This map was accidentally accurate for the past three months.

After over three months of pouring concrete along the bus loop at Tukwila International Boulevard Station, the project is complete, and buses have returned to the loop as of 4:30 am this morning.

Riders on Metro’s A Line and route 124 are likely rejoicing. Riders on the F Line and 128, not so much.

Route 124 and the A Line both terminate at TIBS, so stopping below the station makes sense, and provides off-street layover space.

The F Line would have originally had stops on Southcenter Blvd in front of the station lot, but the City of Tukwila wouldn’t allow them.

The pavement project became a three-month reprieve for F-Line through-riders annoyed at having to go through the loop. It was also a reprieve for other F Line riders happy to walk a couple minutes to the street and catch the bus there instead of having to wade through traffic to get out to the street, where they could have already been waiting.

Consider the math of what Metro could have done with the platform hours it now has to use to have the F Line run the TIBS loop-de-loop:

The F Line runs 1060 one-way trips per week. The TIBS loop adds roughly five minutes to the trip (keeping in mind the bus has to wait at the light at the station entrance, twice). So, the cost of running the loop is approximately 87 platform hours per week. Each trip, including recovery time, takes roughly an hour. 87 trips spread out across the week is about 12 extra trips per day, which would be a 7-8% service bump.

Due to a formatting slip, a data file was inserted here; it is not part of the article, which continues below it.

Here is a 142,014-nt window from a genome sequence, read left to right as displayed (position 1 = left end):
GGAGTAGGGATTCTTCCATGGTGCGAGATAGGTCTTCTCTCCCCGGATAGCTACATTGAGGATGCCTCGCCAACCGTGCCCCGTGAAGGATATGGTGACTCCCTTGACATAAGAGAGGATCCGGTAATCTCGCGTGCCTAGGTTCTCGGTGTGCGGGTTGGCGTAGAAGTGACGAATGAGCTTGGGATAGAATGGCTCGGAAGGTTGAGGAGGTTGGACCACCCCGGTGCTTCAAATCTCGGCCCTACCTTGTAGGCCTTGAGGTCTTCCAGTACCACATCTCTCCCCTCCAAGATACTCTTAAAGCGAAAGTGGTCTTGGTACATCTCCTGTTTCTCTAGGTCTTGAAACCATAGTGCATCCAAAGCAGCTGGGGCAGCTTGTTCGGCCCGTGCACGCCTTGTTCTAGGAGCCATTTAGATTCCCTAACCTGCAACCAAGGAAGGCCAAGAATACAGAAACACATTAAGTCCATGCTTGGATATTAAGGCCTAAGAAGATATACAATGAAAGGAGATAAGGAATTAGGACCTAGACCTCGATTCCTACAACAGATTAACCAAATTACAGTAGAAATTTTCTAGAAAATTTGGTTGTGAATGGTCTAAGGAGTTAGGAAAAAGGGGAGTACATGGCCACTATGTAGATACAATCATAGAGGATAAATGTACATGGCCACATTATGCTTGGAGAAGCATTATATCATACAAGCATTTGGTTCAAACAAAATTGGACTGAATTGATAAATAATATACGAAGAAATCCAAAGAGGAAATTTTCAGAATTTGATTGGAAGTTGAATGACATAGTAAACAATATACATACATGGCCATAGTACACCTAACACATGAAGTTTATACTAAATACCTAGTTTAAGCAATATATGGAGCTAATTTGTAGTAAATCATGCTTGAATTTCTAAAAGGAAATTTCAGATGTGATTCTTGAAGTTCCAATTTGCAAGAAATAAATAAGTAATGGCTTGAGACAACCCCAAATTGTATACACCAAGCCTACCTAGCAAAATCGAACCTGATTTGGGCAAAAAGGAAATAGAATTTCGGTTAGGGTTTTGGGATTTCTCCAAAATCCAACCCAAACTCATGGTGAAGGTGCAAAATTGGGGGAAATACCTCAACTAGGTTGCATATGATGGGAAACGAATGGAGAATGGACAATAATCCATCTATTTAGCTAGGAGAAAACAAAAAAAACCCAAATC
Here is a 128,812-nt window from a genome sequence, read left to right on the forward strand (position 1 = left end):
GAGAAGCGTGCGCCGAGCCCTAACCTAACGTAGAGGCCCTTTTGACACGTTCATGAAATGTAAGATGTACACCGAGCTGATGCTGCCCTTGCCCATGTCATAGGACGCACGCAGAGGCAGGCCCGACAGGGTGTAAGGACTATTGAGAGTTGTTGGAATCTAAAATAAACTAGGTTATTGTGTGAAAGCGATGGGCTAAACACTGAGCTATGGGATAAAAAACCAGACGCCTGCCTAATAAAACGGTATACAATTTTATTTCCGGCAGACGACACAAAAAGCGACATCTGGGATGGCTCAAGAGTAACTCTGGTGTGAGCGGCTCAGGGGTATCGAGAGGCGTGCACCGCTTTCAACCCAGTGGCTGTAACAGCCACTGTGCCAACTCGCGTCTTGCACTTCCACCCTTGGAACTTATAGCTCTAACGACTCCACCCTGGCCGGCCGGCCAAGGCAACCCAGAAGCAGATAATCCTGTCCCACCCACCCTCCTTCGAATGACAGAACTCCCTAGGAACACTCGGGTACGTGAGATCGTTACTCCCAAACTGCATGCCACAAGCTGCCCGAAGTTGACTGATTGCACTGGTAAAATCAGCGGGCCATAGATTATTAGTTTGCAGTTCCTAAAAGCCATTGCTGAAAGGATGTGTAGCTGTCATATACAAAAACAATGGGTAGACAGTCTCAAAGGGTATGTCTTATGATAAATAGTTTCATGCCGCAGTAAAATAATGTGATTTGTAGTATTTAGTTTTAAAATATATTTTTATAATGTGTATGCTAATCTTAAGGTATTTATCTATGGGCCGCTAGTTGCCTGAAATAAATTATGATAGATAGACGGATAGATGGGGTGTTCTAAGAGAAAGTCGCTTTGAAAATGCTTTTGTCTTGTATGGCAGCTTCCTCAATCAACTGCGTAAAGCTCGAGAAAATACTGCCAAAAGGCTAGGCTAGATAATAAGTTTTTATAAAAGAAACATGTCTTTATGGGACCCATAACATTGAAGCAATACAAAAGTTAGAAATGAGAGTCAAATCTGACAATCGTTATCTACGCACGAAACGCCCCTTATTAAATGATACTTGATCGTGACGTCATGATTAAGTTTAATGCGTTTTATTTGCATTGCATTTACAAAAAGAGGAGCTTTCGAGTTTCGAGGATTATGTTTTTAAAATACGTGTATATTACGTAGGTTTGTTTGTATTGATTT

That would be enough to extend 15-minute headway all the way from 5 am to midnight. Or it could have extended the PM period of 10-minute weekday headway by four hours to start before noon.

Whether Metro would take the opportunity to keep the F Line out of TIBS with stops on Southcenter Blvd if Tukwila were to allow it is an open question. But I, for one, grieve for the loss of the streamlined F Line.

60 Replies to “Requiem for a Streamline: Buses return to the TIBS loop today”

  1. The bigger problem with the F-line is that its windy route makes a mockery of the idea of bus rapid transit. Obviously it has to serve Southcenter, so it’s not going to be an A-line style of straight route, but even then it takes the long way around to Southcenter, and then the long way around back out.

    I don’t think there’s a good reason to serve the Sounder Station all day every day, when there would be dramatic speed improvements by taking W Valley Highway all the way to Grady Way. A stop at Longacres could be added that’s a doable walk to the station, and a Sounder connector could connect to specific trains.

    1. Not saying this is a good reason for AD/ED service but don’t forget Tukwila Station also gets 8 Amtrak Cascades trains per day.

      1. And TIBS gets about one hundred A Line and route 124 buses per day. I’m sensing a little train bias creeping into the conversation.

      2. I don’t think it’s worth such a diversion for 8 non-Sounder trains per day. It would be fine if it were right on the way, but it’s not really. And there is a walking path from WVH where an F-line stop could be that is a couple minutes walk to the train station. It’s less convenient, but for people coming from the east, the father route might even make up for the walk.

        It would be worth it for like a light rail station, or a BRT station, but not for 8 trips per day.